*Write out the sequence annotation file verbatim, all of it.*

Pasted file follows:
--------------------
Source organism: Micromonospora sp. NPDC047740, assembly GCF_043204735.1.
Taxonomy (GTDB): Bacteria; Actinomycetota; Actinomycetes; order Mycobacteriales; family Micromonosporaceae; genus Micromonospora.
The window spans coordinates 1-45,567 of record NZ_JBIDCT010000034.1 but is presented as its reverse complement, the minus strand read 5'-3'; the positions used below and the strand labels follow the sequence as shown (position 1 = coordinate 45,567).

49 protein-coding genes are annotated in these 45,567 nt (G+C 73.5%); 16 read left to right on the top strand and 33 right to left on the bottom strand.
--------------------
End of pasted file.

Source organism: Micromonospora sp. NPDC047740, assembly GCF_043204735.1.
Taxonomy (GTDB): Bacteria; Actinomycetota; Actinomycetes; order Mycobacteriales; family Micromonosporaceae; genus Micromonospora.
The window spans coordinates 1-45,567 of record NZ_JBIDCT010000034.1 but is presented as its reverse complement, the minus strand read 5'-3'; the positions used below and the strand labels follow the sequence as shown (position 1 = coordinate 45,567).

49 protein-coding genes are annotated in these 45,567 nt (G+C 73.5%); 16 read left to right on the top strand and 33 right to left on the bottom strand.